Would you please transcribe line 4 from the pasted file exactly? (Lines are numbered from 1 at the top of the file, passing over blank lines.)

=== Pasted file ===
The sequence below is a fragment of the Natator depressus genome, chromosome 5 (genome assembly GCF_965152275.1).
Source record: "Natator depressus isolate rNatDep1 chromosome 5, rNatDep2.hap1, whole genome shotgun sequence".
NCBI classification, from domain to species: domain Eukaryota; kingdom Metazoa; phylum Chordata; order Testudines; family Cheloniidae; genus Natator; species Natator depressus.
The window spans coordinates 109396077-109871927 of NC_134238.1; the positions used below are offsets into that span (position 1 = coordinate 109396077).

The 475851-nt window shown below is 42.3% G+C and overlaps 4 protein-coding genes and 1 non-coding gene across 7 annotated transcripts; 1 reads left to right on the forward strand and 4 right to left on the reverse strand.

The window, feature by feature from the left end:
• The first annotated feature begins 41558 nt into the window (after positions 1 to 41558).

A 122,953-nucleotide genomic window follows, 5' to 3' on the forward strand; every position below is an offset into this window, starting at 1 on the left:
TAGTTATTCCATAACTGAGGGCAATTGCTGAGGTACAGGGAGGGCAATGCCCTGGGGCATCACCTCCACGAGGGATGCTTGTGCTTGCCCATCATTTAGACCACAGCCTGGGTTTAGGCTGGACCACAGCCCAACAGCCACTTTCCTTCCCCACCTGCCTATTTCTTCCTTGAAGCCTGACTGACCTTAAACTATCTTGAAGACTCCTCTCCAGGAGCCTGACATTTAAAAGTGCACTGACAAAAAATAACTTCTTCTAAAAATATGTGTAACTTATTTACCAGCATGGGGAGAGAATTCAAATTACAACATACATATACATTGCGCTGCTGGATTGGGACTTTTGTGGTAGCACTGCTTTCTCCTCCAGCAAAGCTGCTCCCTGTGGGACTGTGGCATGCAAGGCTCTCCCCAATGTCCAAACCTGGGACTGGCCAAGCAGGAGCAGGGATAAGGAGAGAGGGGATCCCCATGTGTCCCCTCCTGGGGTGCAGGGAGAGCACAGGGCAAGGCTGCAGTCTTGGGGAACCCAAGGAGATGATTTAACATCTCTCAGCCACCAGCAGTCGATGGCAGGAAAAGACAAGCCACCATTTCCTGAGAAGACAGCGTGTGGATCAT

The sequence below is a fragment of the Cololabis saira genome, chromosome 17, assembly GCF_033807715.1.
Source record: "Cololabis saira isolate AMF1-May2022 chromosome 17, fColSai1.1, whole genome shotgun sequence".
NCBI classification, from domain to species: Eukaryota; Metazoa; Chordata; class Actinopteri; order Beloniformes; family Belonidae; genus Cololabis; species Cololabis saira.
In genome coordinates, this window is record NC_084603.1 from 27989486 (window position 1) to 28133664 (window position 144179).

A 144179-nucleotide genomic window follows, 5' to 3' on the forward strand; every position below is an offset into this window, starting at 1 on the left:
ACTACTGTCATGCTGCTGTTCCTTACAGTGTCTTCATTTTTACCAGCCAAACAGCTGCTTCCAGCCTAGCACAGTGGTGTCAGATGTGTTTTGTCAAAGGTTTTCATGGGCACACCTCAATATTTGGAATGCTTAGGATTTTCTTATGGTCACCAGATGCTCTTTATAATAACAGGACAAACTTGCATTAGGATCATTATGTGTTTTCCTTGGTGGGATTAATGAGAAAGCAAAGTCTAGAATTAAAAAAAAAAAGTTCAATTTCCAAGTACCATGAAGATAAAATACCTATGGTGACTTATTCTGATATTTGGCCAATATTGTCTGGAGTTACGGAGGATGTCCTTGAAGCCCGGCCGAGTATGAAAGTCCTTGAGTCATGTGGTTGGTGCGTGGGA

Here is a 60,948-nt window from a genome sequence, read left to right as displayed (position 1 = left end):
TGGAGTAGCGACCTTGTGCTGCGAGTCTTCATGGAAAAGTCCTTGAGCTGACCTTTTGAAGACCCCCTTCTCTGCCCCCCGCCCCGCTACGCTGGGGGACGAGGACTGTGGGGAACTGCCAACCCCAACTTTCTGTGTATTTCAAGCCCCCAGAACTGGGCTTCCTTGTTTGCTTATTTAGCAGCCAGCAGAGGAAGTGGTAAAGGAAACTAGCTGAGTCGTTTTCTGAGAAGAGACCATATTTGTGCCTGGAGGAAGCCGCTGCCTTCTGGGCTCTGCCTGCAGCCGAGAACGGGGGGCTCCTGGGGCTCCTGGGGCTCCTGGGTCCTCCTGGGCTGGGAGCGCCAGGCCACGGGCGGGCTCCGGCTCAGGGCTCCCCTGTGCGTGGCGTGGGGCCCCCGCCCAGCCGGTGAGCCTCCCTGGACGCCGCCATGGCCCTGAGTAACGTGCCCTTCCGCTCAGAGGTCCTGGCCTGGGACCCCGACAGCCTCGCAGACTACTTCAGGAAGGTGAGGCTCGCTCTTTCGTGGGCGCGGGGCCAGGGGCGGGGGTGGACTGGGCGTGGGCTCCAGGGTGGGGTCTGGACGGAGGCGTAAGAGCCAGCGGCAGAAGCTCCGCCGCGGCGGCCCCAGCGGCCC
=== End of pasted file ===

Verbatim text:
The window spans coordinates 109396077-109871927 of NC_134238.1; the positions used below are offsets into that span (position 1 = coordinate 109396077).